Persistencies in the Labour Market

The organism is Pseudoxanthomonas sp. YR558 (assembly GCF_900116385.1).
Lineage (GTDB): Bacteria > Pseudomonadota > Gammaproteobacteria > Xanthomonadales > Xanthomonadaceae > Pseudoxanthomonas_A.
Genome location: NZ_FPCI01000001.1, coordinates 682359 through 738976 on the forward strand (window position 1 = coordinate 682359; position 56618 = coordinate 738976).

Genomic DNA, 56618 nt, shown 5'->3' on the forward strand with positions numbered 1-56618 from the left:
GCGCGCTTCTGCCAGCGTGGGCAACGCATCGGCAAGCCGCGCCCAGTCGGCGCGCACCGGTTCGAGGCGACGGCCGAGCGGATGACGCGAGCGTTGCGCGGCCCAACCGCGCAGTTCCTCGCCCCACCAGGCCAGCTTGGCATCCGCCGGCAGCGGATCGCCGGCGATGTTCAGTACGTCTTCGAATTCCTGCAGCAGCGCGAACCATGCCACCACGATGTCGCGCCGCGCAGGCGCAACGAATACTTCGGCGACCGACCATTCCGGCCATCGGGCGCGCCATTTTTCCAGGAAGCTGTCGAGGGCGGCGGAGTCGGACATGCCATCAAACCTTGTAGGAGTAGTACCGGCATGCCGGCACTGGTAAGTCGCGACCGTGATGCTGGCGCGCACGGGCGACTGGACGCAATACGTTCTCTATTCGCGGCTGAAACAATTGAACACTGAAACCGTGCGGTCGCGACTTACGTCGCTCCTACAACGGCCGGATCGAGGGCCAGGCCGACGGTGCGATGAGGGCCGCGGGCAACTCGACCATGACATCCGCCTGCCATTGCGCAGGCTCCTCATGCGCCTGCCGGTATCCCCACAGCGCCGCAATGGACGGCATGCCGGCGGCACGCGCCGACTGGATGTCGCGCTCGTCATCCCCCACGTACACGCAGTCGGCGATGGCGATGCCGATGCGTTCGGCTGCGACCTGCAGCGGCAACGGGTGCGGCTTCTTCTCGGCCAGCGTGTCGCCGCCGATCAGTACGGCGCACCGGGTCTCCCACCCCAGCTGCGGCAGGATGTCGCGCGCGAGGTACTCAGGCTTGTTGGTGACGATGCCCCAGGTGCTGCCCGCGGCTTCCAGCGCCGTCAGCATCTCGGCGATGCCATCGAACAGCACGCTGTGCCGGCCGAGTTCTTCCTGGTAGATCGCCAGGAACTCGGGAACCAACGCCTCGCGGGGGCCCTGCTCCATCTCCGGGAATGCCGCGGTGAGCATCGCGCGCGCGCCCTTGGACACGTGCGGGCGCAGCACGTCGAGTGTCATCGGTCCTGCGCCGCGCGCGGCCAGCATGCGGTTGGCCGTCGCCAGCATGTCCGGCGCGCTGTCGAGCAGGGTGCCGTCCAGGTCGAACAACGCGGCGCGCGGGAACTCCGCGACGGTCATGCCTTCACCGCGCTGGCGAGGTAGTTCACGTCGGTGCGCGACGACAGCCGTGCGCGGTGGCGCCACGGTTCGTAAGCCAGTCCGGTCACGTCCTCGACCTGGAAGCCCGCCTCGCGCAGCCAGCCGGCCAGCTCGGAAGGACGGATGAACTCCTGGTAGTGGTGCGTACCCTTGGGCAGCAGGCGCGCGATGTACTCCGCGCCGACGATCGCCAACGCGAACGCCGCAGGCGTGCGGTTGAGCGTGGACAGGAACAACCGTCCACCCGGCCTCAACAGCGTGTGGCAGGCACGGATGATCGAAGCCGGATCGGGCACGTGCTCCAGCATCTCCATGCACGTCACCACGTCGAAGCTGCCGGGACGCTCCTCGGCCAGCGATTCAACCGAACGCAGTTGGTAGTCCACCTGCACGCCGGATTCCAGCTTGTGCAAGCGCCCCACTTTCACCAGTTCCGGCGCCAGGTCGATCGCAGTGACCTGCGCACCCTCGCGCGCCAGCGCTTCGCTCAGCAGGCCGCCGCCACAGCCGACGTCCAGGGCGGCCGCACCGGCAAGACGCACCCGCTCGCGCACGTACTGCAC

Using longitudinal income-tax registers, we study how past labour market outcomes affect current labour market transition rates. We focus on hysteresis effects of the durations and incidence of previous spells out of work. We estimate flexible multi-state Mixed Proportional Hazard specifications for transition rates between employment, unemployment, and welfare/non-participation. Our main finding is that after longer periods of employment with high income, individuals' transition rates from unemployment to employment increase. Longer periods of non-employment generally decrease future transition rates to work, and sometimes also from work. The quantitative magnitude of persistency and hysteresis effects on inequality is modest.
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